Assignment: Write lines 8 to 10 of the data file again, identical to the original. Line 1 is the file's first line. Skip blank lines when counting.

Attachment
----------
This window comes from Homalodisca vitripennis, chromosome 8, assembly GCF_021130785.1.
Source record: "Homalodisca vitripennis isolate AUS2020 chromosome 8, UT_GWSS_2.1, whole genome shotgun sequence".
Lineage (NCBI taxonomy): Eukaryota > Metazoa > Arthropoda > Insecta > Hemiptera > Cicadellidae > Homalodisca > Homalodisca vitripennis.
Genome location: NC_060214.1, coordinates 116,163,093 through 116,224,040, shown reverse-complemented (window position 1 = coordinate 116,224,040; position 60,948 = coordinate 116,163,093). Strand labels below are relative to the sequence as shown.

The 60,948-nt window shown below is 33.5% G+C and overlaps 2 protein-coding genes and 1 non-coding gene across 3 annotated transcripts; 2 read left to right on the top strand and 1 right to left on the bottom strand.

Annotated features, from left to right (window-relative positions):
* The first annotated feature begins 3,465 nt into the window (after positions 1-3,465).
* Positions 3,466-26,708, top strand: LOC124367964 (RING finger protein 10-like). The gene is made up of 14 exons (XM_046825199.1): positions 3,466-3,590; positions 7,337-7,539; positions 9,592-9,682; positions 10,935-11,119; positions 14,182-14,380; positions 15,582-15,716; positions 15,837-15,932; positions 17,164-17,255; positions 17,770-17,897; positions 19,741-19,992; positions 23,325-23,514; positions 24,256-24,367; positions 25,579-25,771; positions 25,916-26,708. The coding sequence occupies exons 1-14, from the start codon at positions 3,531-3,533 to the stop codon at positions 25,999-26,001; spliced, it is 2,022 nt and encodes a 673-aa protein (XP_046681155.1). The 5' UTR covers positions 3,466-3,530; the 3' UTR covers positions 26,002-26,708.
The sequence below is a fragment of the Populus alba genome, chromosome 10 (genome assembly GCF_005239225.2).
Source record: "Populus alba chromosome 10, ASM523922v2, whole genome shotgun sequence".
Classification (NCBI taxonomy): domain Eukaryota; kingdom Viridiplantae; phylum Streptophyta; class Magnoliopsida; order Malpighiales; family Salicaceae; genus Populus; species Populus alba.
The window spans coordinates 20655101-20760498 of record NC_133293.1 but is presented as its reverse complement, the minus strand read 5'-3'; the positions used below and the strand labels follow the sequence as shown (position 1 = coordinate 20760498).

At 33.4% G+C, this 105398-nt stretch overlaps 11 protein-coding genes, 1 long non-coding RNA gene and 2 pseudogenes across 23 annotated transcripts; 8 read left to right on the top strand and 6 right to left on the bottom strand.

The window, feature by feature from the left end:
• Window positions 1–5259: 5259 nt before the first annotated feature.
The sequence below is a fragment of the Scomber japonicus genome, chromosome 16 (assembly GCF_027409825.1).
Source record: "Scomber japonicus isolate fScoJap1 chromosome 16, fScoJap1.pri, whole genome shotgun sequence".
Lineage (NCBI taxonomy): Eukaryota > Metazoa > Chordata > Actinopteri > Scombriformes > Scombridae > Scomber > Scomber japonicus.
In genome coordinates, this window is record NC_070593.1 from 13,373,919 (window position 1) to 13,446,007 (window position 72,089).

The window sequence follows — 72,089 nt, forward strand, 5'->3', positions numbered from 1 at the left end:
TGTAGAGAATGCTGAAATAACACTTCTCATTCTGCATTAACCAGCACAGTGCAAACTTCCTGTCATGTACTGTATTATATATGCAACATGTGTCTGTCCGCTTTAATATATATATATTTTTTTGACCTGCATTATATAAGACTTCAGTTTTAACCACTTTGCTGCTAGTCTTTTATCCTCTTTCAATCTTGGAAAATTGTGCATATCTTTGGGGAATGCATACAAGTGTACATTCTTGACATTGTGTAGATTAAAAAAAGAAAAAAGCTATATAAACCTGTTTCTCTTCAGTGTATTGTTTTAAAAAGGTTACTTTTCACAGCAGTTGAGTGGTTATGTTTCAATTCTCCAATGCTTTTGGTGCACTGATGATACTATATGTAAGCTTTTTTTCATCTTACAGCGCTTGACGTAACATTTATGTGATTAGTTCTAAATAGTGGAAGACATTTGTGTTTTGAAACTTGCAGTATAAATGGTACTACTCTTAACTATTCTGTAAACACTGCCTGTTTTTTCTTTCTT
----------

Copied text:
* Positions 3,466-26,708, top strand: LOC124367964 (RING finger protein 10-like). The gene is made up of 14 exons (XM_046825199.1): positions 3,466-3,590; positions 7,337-7,539; positions 9,592-9,682; positions 10,935-11,119; positions 14,182-14,380; positions 15,582-15,716; positions 15,837-15,932; positions 17,164-17,255; positions 17,770-17,897; positions 19,741-19,992; positions 23,325-23,514; positions 24,256-24,367; positions 25,579-25,771; positions 25,916-26,708. The coding sequence occupies exons 1-14, from the start codon at positions 3,531-3,533 to the stop codon at positions 25,999-26,001; spliced, it is 2,022 nt and encodes a 673-aa protein (XP_046681155.1). The 5' UTR covers positions 3,466-3,530; the 3' UTR covers positions 26,002-26,708.
The sequence below is a fragment of the Populus alba genome, chromosome 10 (genome assembly GCF_005239225.2).
Source record: "Populus alba chromosome 10, ASM523922v2, whole genome shotgun sequence".